Hence, an immediate overhaul of the nation’s tax policy is imperative. A substantial burden rests on the Inland Revenue Department, tasked with collecting Rs. 904 billion in taxes. An alarming individuality emerges in Sri Lanka’s tax landscape: it stands as the sole nation worldwide permitting the submission of four appeals without fulfilling tax obligations to the government. A staggering 15-year period is required to scrutinize these four appeals. This protracted timeframe casts doubt on the feasibility of tax collection in a timely manner.
This predicament raises pertinent questions about the public’s ability to meet their tax responsibilities given such constraints. The responsibility to collect Rs. 904 billion within a 15-year span is emblematic of a systemic issue. Notably, some officers within the Inland Revenue Department appear to intentionally fall short in their professional duties, further exacerbating the situation. Evidently, a significant loophole exists within the tax collection mechanism, demanding immediate rectification.
Efforts are underway in collaboration with the Ministry of Justice to promptly amend the Inland Revenue Act, addressing critical concerns in Sri Lanka’s tax collection system. Proposals to reduce the number of allowable appeals against tax payment from four to two have been put forth in Parliament, with the support of President Ranil Wickremesinghe. This move aims to streamline the tax collection process.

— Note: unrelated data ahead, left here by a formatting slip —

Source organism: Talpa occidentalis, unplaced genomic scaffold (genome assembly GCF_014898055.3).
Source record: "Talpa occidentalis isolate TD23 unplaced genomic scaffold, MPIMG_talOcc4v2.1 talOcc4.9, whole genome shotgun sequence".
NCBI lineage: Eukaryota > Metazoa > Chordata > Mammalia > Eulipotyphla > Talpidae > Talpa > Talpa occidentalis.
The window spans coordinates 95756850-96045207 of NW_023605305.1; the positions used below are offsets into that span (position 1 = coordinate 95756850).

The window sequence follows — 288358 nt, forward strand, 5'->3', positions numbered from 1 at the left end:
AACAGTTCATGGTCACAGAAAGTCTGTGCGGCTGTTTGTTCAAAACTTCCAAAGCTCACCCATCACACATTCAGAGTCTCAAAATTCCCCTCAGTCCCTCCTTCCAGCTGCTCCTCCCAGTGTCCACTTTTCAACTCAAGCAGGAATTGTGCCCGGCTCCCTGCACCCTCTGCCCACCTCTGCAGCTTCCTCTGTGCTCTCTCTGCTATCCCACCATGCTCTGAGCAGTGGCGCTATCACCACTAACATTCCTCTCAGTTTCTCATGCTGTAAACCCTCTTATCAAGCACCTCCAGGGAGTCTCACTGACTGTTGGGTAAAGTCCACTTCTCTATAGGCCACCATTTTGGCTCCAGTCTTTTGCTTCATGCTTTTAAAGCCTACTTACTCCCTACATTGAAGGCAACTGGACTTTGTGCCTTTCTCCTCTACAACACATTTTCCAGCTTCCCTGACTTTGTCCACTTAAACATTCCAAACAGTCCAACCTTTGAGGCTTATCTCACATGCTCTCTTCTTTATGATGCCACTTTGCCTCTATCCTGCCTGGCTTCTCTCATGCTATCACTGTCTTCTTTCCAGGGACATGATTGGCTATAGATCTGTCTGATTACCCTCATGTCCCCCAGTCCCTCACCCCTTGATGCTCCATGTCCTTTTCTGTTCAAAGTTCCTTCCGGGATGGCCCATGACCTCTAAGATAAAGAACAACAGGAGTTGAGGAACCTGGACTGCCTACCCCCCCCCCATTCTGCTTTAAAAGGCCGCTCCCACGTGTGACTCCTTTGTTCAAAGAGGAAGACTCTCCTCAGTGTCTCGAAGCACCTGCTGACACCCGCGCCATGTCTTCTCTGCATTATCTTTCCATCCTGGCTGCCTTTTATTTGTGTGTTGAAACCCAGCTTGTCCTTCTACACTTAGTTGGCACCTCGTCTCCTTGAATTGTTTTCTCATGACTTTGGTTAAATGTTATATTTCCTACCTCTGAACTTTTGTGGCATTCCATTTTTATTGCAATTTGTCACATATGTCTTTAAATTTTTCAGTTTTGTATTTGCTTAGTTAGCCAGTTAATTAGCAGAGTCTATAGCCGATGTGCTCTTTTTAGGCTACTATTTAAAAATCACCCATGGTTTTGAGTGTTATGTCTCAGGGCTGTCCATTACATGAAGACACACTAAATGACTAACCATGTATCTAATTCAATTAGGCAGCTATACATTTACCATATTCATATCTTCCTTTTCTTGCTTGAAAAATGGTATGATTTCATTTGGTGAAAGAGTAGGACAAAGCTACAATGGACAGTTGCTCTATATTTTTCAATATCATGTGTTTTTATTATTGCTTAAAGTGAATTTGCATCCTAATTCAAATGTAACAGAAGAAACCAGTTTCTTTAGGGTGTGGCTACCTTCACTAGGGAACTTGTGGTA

Simultaneously, there’s a determined push to accumulate the substantial tax sum of Rs. 904 billion. This endeavour is gaining momentum, as the government aims to enhance revenue generation in a timely manner. However, Revenue Administration Management Information System (RAMIS), an intriguing revelation surfaces concerning the Inland Revenue Department’s digital system. Despite a significant investment of Rs. 8 billion, the system remains unimplemented for over a decade, casting doubts on the efficiency of current procedures.
The digital system, spanning 42 institutions, has the potential to facilitate transparent and streamlined operations. Yet, its non-deployment hinders its effectiveness. Addressing this gap is essential, as implementing the system could mitigate irregularities and promote fairness. President Ranil Wickremesinghe’s introduction of digitization in government underscores a commitment to preventing malpractice.